1) Definitely stare deep in their eyes
Oliver Burkeman’s Help! How to be slightly happier and get a bit more done pointed me to evidence that staring into each other’s eyes really does increase attraction:
2) Still early in the relationship? Talk about travel, not movies.
3) Want to look more attractive?
How long does it take to determine if someone is hot? Thirteen milliseconds. Really: thirteen milliseconds.
So you don’t have a lot of time but there are some things you can do:
- Beauty sleep? Yeah, it’s real. Get some.
4) Forget dinner. Go somewhere exciting for Valentine’s Day.
The research points again and again to how important thrills are:
- What reignited passion in long term marriages? Doing exciting things together.
- Think a pleasant evening is all it takes? Researchers did a 10 week study comparing couples that engaged in “pleasant” activities vs “exciting” activities. Pleasant lost.
- Why would doing anything exciting have such a big effect on a relationship? Because we’re lousy about realizing where our feelings are coming from. Excitement from any source will be associated with the person you’re with, even if they’re not the cause of it.
The fun moments are more powerful than the bad moments: “…how you celebrate is more predictive of strong relations than how you fight.”
5) Go ahead and babytalk
Research shows it’s a good thing:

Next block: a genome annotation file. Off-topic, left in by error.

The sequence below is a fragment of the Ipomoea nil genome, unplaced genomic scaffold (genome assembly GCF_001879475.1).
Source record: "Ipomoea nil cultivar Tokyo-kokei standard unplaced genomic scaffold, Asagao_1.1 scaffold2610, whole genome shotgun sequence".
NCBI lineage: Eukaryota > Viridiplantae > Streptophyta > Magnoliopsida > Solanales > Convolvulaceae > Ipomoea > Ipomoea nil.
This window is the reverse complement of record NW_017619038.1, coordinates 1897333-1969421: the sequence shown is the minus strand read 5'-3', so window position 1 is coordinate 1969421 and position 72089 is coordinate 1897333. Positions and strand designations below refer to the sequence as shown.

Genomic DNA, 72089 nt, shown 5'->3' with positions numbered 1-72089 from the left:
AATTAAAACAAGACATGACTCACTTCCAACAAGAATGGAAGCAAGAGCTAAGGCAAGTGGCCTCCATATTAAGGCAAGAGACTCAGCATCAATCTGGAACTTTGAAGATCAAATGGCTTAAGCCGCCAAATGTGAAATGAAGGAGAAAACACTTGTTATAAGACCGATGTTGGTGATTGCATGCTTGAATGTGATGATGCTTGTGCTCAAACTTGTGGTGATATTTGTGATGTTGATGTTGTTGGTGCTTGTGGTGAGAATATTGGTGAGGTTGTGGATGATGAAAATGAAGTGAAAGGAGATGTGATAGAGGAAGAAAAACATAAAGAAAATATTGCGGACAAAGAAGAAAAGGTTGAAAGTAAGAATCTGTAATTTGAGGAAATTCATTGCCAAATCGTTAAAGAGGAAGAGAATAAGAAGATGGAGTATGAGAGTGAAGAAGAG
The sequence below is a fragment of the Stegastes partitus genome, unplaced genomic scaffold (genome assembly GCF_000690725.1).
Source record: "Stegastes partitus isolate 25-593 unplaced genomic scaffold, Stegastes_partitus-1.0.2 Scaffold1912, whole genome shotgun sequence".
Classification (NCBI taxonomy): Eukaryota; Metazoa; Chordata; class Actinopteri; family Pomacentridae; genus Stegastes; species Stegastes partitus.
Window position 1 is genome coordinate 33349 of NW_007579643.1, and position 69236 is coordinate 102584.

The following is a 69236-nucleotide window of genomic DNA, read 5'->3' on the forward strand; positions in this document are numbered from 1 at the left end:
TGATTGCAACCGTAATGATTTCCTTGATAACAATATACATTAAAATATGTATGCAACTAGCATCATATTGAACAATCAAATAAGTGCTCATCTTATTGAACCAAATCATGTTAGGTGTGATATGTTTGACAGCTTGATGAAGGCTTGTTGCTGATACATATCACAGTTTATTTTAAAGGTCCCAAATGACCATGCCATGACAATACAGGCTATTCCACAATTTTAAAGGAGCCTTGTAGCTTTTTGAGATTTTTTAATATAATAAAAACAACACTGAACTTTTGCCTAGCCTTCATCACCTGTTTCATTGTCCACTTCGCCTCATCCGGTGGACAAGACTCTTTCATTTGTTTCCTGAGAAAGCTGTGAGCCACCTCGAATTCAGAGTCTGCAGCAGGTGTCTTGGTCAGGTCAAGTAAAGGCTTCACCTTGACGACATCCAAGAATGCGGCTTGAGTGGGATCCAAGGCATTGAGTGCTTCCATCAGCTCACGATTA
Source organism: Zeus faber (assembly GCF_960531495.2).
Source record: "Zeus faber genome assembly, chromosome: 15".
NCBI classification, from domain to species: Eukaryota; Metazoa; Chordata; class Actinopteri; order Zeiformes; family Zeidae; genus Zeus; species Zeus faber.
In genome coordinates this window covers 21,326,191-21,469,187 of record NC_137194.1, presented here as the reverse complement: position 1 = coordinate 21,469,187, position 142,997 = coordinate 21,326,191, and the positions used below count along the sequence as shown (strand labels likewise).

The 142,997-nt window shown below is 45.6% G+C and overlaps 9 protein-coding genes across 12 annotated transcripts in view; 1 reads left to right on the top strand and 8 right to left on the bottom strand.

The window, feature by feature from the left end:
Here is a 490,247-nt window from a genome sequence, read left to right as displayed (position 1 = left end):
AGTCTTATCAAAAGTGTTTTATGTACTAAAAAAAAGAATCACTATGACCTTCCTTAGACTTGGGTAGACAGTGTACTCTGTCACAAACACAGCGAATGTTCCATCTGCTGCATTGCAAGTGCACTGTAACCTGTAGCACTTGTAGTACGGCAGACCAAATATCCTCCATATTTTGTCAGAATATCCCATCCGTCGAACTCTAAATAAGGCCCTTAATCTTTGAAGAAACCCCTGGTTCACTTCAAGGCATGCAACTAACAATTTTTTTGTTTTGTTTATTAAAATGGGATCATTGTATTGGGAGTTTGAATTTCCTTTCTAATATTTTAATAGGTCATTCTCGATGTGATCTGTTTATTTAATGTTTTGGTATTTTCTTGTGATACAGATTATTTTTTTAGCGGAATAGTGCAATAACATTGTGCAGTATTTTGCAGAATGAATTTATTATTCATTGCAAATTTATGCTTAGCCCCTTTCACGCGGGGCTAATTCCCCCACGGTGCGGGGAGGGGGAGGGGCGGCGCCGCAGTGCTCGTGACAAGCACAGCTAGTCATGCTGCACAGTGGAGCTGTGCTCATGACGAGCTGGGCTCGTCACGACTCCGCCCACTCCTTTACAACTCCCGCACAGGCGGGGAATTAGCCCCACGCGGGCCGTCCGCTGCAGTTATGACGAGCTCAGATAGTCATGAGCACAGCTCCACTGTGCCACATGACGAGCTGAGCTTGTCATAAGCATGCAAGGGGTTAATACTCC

6) Best Valentine’s Day gift?
Studies show people like your gifts more when you stop being so creative and just get them what they want.
Dan Ariely, author of the excellent Predictably Irrational: The Hidden Forces That Shape Our Decisions, adds to that saying:
(Did you receive a lousy gift for Valentine’s Day? Here are pro tips on how to act like you’re not horribly disappointed.)
7) Ask the right questions
Arthur Aron studies what makes people connect quickly and deeply and has found it can be a matter of just asking the right questions.
Via Sam Gosling’s book, Snoop: What Your Stuff Says About You:
But how effective can this be really? In under an hour it can create a connection stronger than a lifelong relationship.
(You can read some of Aron’s questions used here.)
Is all this making you a little crazy?
That’s okay. Love could be classified as a mental illness:
This piece originally appeared on Barking Up the Wrong Tree.
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